I give you my word that the people of this island are the most expert enchanters in the world. – explorer Marco Polo’s take on Socotran islanders
The highly unique and strikingly visual natural characteristics – often described as alien-looking – are borne out of millions of years of isolation. Mesmerizing dragon’s blood trees, for which it is famously known, dramatically dot its hillsides like open umbrellas. It boasts over 800 plant species, more than a third of which have never been recorded elsewhere on the planet. It flaunts incredible cave systems, unspoiled beaches and spectacular bird watching – all devoid of the mass tourism that commonly destroys such natural wonders. Most notably, its people, who have been virtually self-sufficient throughout history and who face a world marred by environmental destruction, hold on to their desire to keep their land’s ecological integrity intact.
Socotra, situated off the coast of Yemen and in the crossroads of the strategic waterways of the Red Sea and the Gulf of Aden, is the largest island of a four-island ellipsis that bears the same name. No bigger than New York’s Long Island and blessed with a surrounding blue sea teeming with exotic fish, Socotra is upon first glance eye-catching for its limestone cliffs, granite massifs and red sandstone plateaus. The island’s unique charms were formed long before the major landmasses of the world were joined some 250 million years ago. Its remote geographical location, combined with its location along the path of organism-carrying winds, have resulted in its unparalleled biodiversity.
The name Socotra can’t help but conjure up images of the far and exotic; one possible origin of the name Socotra is from the Arabic suq, meaning “market”, and qotra meaning “dripping frankincense”. Considering that the ancient frankincense route that went through Jerusalem and Europa began in Socotra, and that Socotra is famed for its aromatic forests of frankincense, makes it a likely conjecture. There was a time, over 2,000 years ago, that Socotra’s aromatic frankincense was valued above gold. As legend has it, the Egyptians used to visit Socotra to lay claim to frankincense orchards, as the mystical substance was believed to help facilitate the spirits of the dead reaching their final destination in the afterlife.
The mythical aspects of Socotra don’t end there; for centuries, bewildered visitors were convinced that there was more to the island than meets the eye.
Venetian merchant and traveler Marco Polo (1254-1324), famed for exploring Asia over the course of 24 years, among other exploits, managed to traverse the alien land of Socotra during his time. His experience and writings can only lead one to believe that the people of Socotra left a lasting impression on him.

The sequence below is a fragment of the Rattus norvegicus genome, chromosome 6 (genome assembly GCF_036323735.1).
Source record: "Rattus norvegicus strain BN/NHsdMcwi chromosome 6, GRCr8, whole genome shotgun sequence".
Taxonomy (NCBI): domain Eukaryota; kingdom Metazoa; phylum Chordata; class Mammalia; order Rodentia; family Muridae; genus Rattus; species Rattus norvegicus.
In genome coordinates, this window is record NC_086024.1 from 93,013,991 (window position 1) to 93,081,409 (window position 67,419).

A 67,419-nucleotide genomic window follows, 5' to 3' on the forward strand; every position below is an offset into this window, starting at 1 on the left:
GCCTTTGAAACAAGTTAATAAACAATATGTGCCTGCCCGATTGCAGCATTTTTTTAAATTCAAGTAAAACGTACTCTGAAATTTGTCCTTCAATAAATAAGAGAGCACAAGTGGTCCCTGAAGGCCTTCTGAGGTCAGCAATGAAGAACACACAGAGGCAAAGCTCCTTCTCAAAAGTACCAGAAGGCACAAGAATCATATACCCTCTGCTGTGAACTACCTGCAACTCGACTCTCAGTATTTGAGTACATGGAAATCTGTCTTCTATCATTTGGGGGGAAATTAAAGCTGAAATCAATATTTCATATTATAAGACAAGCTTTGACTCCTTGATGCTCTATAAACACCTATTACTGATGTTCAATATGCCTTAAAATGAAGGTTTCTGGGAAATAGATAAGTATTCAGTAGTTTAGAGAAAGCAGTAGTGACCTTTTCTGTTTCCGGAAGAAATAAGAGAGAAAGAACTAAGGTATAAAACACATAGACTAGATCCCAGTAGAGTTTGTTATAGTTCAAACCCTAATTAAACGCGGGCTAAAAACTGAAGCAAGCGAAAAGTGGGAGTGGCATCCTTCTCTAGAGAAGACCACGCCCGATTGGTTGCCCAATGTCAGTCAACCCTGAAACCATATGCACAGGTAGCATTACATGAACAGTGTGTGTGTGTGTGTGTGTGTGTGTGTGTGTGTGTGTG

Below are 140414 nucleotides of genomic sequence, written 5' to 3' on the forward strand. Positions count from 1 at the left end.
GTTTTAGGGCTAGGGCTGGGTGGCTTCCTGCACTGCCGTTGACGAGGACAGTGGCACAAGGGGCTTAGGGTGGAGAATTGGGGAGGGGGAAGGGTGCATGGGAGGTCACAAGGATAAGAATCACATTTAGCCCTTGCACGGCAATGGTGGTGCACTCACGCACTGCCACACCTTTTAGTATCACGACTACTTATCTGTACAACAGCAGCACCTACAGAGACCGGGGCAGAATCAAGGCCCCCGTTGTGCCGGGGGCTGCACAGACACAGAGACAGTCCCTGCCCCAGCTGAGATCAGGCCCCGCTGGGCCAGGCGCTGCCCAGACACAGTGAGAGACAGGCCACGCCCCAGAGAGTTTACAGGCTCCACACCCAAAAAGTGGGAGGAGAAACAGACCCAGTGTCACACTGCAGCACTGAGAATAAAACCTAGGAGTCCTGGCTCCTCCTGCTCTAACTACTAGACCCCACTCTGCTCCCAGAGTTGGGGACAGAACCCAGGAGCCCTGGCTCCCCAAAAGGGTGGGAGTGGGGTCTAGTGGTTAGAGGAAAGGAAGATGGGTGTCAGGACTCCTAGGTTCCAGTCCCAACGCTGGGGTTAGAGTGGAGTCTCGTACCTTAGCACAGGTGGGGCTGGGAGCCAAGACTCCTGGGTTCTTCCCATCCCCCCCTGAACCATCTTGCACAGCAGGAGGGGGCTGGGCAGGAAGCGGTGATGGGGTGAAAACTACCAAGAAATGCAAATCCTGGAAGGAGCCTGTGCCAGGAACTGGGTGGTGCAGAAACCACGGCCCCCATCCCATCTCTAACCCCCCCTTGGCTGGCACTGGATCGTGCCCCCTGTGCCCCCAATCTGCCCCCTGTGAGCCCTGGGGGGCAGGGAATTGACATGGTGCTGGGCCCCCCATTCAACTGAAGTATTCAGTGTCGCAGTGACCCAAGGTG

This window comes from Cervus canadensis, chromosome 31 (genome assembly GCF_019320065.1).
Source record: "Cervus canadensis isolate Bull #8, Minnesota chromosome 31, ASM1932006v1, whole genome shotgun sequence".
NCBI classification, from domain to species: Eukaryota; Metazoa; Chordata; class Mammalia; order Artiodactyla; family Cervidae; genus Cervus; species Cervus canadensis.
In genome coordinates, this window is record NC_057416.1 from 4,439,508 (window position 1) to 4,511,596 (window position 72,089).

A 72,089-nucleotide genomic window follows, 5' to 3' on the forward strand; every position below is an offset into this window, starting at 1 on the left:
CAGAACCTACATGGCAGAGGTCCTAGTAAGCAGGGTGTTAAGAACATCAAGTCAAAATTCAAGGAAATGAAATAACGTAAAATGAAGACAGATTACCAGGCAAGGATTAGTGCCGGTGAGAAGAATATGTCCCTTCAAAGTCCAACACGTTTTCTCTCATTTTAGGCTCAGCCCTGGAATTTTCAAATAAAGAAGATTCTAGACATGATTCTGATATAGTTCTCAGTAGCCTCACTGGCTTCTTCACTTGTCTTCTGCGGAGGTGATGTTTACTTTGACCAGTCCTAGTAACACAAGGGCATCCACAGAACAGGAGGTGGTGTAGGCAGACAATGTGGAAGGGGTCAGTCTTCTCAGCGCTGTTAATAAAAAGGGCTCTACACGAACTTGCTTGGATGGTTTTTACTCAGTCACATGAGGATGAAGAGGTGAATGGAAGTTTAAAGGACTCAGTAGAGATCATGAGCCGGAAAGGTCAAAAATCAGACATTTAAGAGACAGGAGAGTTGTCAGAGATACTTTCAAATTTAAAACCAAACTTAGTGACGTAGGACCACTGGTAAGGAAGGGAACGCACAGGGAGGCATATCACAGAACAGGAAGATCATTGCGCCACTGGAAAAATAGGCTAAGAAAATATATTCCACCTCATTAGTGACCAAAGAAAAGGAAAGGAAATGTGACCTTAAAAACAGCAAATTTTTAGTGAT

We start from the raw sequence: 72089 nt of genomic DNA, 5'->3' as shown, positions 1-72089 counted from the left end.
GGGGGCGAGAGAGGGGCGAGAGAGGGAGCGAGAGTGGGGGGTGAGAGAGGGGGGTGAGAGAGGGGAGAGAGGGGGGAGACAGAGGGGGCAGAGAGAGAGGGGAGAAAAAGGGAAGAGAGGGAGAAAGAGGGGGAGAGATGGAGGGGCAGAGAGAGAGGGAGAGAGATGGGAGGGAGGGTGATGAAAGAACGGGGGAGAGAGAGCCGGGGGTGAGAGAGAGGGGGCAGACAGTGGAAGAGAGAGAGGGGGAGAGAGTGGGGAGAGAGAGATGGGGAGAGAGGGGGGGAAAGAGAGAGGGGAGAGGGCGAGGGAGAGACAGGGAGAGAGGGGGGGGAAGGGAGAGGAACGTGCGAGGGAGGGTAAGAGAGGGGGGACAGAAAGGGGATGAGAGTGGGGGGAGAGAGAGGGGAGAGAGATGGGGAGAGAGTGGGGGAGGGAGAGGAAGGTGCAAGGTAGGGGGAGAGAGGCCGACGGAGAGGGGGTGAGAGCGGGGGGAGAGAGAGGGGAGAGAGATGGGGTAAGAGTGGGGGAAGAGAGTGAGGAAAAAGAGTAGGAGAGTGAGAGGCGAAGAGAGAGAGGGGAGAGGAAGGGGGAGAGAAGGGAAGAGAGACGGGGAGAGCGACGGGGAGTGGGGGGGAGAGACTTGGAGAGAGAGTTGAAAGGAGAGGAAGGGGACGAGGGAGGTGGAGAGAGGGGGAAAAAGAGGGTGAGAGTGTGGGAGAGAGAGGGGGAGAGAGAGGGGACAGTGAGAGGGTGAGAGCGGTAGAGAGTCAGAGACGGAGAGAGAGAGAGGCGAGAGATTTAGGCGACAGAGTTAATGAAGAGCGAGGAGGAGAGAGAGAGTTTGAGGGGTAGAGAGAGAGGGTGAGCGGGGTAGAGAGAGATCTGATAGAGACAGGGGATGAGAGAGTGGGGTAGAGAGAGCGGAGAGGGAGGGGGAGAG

In addition to referring to Socotrans as “enchanters”, Polo accused them of having supernatural abilities including weather control and the power to cause shipwrecks. “It is true that the archbishop does not approve of these enchantments and rebukes them for the practice,” said Polo. “But this has no effect, because they say that their forefathers did these things of old.”
Over the course of the next several centuries, Socotra experienced a dynamic influx of travelers and rulers. The island came under the control of the Mahra sultans in 1511, who were lured by the island’s eccentricity. Socotra became a British protectorate in 1886; it served as a British air base during WWII – the remains of an airfield can still be seen in the center of the island. Throughout much of the 19th and 20th century, Socotra was closed off to foreign visitors due to military considerations, among other reasons. One local Socotran, a frankincense merchant, said, “We are on the edge of the world. Sometimes it seems as if nobody knows of us and that is just the way I like it. I hear of the world outside – nature on the brink of destruction – and I want no part of that for my homeland.
To an extent, the merchant has received his wish – Socotra has not experienced the mass tourism of other ecological gems like the Galapagos Islands, for example. However, in this day and age of travelers constantly seeking out the next great adventure, Socotra is more than just a blip on their radar.
Finding the Gems
While your typical beachgoer who heads to the Bahamas or Hawaii for their fun and sun might not be aware of Socotra or its pristine beaches, there are those who are in-the-know – like the Italians – who flock there because it’s the thing to do, it’s cheap, and it’s got charm.
While the Italians have been welcome, Socotrans are far more interested in the kind of tourists that are of the mindset that is more in line with the environmental ideals they strive to uphold. The Germans, among other European nationals, are starting to visit as eco-tourists, admiring Socotra for its incredible biodiversity and the island’s stunning nature reserves. One trek in particular, across the Haghier Mountains, offers some of the most breathtaking vistas on the island.
A well-traveled tourist from Berlin recently said of his visit to Socotra: “I thought I had been everywhere and done everything. Socotra not only swept me off my feet with the beauty of nature, but also made me rethink the notion of traveling ‘off the beaten path’. There are so many destinations I have dismissed because I have never heard of them, or because people don’t typically talk about them as good for travel. Now I know, to find the gems, you have to look deep. Very deep.”
Although Tusker Trail is not in Socotra yet, it has built its entire business around a similar philosophy – to look deeply for adventurous gems and go far off the beaten path to reach them. If you too are ready to look deeper, now is the time.